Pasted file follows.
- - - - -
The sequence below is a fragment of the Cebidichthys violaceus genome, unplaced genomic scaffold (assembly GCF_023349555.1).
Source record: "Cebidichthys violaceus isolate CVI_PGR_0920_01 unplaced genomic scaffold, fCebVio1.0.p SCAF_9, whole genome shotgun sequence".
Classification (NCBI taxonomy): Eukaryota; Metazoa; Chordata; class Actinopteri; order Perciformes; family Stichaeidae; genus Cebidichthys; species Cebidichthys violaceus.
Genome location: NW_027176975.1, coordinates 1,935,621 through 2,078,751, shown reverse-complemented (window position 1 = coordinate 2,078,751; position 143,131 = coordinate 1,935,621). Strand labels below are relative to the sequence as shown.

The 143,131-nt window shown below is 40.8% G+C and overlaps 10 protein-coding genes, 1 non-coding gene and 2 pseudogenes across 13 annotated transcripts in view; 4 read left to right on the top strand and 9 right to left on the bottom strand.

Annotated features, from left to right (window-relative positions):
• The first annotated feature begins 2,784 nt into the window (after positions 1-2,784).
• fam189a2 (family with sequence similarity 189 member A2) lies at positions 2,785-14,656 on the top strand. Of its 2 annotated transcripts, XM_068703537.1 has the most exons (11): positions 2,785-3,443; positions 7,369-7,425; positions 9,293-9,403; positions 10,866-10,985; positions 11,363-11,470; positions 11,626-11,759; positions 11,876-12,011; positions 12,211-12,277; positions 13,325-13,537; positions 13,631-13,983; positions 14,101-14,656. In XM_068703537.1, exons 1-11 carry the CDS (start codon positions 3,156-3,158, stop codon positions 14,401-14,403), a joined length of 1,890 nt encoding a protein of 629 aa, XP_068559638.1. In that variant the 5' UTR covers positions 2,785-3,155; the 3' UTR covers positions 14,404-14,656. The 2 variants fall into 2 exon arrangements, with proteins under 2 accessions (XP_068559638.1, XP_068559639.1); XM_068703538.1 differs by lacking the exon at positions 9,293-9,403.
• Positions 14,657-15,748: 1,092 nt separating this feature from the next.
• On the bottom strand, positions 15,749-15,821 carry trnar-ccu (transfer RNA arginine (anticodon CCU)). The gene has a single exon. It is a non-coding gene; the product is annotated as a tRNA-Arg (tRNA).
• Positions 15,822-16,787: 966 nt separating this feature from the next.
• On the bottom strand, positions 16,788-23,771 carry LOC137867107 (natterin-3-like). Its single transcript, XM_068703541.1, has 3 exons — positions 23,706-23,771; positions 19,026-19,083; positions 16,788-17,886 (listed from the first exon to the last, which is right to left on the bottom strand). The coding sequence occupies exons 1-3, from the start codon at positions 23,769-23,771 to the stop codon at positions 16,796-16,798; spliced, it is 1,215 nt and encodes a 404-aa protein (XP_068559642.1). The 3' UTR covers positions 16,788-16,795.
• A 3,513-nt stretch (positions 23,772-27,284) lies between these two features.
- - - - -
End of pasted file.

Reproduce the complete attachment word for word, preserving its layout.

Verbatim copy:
The sequence below is a fragment of the Cebidichthys violaceus genome, unplaced genomic scaffold (assembly GCF_023349555.1).
Source record: "Cebidichthys violaceus isolate CVI_PGR_0920_01 unplaced genomic scaffold, fCebVio1.0.p SCAF_9, whole genome shotgun sequence".
Classification (NCBI taxonomy): Eukaryota; Metazoa; Chordata; class Actinopteri; order Perciformes; family Stichaeidae; genus Cebidichthys; species Cebidichthys violaceus.
Genome location: NW_027176975.1, coordinates 1,935,621 through 2,078,751, shown reverse-complemented (window position 1 = coordinate 2,078,751; position 143,131 = coordinate 1,935,621). Strand labels below are relative to the sequence as shown.

The 143,131-nt window shown below is 40.8% G+C and overlaps 10 protein-coding genes, 1 non-coding gene and 2 pseudogenes across 13 annotated transcripts in view; 4 read left to right on the top strand and 9 right to left on the bottom strand.

Annotated features, from left to right (window-relative positions):
• The first annotated feature begins 2,784 nt into the window (after positions 1-2,784).
• fam189a2 (family with sequence similarity 189 member A2) lies at positions 2,785-14,656 on the top strand. Of its 2 annotated transcripts, XM_068703537.1 has the most exons (11): positions 2,785-3,443; positions 7,369-7,425; positions 9,293-9,403; positions 10,866-10,985; positions 11,363-11,470; positions 11,626-11,759; positions 11,876-12,011; positions 12,211-12,277; positions 13,325-13,537; positions 13,631-13,983; positions 14,101-14,656. In XM_068703537.1, exons 1-11 carry the CDS (start codon positions 3,156-3,158, stop codon positions 14,401-14,403), a joined length of 1,890 nt encoding a protein of 629 aa, XP_068559638.1. In that variant the 5' UTR covers positions 2,785-3,155; the 3' UTR covers positions 14,404-14,656. The 2 variants fall into 2 exon arrangements, with proteins under 2 accessions (XP_068559638.1, XP_068559639.1); XM_068703538.1 differs by lacking the exon at positions 9,293-9,403.
• Positions 14,657-15,748: 1,092 nt separating this feature from the next.
• On the bottom strand, positions 15,749-15,821 carry trnar-ccu (transfer RNA arginine (anticodon CCU)). The gene has a single exon. It is a non-coding gene; the product is annotated as a tRNA-Arg (tRNA).
• Positions 15,822-16,787: 966 nt separating this feature from the next.
• On the bottom strand, positions 16,788-23,771 carry LOC137867107 (natterin-3-like). Its single transcript, XM_068703541.1, has 3 exons — positions 23,706-23,771; positions 19,026-19,083; positions 16,788-17,886 (listed from the first exon to the last, which is right to left on the bottom strand). The coding sequence occupies exons 1-3, from the start codon at positions 23,769-23,771 to the stop codon at positions 16,796-16,798; spliced, it is 1,215 nt and encodes a 404-aa protein (XP_068559642.1). The 3' UTR covers positions 16,788-16,795.
• A 3,513-nt stretch (positions 23,772-27,284) lies between these two features.